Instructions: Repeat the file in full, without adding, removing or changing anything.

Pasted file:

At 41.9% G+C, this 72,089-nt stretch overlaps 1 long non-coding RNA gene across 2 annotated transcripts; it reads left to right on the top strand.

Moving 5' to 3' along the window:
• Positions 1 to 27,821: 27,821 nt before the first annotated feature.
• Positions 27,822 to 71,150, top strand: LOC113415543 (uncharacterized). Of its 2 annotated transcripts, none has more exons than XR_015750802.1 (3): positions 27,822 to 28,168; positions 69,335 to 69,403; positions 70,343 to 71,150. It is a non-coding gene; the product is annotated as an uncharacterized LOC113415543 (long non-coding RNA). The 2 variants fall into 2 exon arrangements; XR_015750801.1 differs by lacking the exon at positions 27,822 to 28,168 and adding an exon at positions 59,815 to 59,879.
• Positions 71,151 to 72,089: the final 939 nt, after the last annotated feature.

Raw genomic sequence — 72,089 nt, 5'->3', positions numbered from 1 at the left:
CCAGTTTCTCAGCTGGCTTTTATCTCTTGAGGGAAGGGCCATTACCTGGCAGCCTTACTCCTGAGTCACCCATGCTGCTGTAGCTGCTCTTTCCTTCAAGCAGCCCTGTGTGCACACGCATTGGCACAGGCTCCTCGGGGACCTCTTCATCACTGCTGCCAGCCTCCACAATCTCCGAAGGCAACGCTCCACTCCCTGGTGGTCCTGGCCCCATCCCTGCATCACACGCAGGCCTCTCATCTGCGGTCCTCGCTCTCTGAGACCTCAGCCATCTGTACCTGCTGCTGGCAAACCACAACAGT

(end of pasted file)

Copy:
At 41.9% G+C, this 72,089-nt stretch overlaps 1 long non-coding RNA gene across 2 annotated transcripts; it reads left to right on the top strand.

Moving 5' to 3' along the window:
• Positions 1 to 27,821: 27,821 nt before the first annotated feature.
• Positions 27,822 to 71,150, top strand: LOC113415543 (uncharacterized). Of its 2 annotated transcripts, none has more exons than XR_015750802.1 (3): positions 27,822 to 28,168; positions 69,335 to 69,403; positions 70,343 to 71,150. It is a non-coding gene; the product is annotated as an uncharacterized LOC113415543 (long non-coding RNA). The 2 variants fall into 2 exon arrangements; XR_015750801.1 differs by lacking the exon at positions 27,822 to 28,168 and adding an exon at positions 59,815 to 59,879.
• Positions 71,151 to 72,089: the final 939 nt, after the last annotated feature.

Raw genomic sequence — 72,089 nt, 5'->3', positions numbered from 1 at the left:
CCAGTTTCTCAGCTGGCTTTTATCTCTTGAGGGAAGGGCCATTACCTGGCAGCCTTACTCCTGAGTCACCCATGCTGCTGTAGCTGCTCTTTCCTTCAAGCAGCCCTGTGTGCACACGCATTGGCACAGGCTCCTCGGGGACCTCTTCATCACTGCTGCCAGCCTCCACAATCTCCGAAGGCAACGCTCCACTCCCTGGTGGTCCTGGCCCCATCCCTGCATCACACGCAGGCCTCTCATCTGCGGTCCTCGCTCTCTGAGACCTCAGCCATCTGTACCTGCTGCTGGCAAACCACAACAGT